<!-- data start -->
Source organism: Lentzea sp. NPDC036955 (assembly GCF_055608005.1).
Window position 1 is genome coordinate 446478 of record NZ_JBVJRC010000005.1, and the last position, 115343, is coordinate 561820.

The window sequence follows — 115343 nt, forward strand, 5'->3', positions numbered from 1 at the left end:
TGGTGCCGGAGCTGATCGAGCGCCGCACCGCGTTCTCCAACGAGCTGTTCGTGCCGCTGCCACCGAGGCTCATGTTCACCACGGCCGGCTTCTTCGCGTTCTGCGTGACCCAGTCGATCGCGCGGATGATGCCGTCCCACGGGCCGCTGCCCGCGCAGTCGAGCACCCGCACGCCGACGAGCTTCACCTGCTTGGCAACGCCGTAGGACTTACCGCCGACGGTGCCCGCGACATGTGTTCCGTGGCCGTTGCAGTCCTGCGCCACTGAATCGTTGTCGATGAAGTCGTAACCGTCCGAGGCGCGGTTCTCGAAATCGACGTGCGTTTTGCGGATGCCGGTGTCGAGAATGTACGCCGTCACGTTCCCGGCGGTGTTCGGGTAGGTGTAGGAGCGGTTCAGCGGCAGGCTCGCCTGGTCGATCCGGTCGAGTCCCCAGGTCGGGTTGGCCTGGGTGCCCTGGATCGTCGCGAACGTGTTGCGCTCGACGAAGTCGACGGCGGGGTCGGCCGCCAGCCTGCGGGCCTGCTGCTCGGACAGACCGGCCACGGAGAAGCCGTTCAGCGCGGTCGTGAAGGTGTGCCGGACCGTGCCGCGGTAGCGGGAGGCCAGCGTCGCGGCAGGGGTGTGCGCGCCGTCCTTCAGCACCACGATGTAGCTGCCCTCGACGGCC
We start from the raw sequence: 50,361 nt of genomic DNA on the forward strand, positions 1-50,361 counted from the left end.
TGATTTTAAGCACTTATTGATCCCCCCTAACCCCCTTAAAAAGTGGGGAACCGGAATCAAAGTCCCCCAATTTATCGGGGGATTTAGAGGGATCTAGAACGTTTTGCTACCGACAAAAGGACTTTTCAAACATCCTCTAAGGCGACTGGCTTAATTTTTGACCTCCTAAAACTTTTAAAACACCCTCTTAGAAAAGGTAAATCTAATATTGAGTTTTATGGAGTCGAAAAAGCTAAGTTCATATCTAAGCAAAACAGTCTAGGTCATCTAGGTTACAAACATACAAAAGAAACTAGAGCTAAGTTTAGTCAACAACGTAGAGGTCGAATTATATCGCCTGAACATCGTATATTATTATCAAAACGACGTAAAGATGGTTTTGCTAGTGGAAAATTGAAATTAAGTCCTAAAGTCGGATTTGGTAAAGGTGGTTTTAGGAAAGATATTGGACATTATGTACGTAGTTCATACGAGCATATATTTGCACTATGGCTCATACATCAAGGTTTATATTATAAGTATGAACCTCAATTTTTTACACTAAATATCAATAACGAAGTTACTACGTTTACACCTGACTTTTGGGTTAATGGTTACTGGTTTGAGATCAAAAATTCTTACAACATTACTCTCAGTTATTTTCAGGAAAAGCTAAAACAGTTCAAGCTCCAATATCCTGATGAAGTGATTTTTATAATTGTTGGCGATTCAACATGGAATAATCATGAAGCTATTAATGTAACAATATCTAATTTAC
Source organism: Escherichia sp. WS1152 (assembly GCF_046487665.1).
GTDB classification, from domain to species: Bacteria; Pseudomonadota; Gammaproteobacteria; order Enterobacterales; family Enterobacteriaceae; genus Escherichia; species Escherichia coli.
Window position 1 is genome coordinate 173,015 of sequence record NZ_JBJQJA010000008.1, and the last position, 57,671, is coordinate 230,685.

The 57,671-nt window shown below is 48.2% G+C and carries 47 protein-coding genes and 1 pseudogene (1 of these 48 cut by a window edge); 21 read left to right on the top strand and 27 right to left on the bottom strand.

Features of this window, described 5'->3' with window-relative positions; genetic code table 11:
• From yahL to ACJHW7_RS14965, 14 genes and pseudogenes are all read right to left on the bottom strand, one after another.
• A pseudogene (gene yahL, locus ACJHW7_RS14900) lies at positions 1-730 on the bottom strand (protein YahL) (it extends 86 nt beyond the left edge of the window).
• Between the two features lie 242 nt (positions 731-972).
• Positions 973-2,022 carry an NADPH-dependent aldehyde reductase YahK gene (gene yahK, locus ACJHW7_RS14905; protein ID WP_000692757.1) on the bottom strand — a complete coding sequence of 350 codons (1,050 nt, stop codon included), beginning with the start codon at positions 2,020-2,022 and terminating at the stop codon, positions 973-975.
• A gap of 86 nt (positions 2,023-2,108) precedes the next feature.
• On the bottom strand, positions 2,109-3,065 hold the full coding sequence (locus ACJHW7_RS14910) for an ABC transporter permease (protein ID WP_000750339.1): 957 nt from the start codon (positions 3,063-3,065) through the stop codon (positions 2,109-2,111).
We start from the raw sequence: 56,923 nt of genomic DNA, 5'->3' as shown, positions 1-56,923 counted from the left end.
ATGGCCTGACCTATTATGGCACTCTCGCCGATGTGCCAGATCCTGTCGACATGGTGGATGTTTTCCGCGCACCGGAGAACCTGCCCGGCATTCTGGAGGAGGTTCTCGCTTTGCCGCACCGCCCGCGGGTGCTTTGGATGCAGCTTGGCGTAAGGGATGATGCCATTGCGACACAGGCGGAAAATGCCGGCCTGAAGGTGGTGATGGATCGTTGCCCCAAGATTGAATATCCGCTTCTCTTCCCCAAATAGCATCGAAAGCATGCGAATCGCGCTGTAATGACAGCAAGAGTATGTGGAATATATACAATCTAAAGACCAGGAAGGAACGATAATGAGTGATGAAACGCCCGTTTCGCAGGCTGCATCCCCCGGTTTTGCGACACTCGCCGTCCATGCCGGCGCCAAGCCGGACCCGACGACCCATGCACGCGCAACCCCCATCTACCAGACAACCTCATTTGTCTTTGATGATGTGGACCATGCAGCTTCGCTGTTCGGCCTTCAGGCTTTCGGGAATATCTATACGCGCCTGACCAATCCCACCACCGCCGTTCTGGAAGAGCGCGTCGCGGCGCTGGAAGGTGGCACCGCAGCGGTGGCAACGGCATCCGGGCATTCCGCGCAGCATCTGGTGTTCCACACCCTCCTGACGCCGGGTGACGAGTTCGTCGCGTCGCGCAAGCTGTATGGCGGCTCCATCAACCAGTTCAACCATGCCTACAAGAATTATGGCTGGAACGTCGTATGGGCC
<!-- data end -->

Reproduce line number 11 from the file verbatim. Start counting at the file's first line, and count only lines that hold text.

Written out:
Features of this window, described 5'->3' with window-relative positions; genetic code table 11: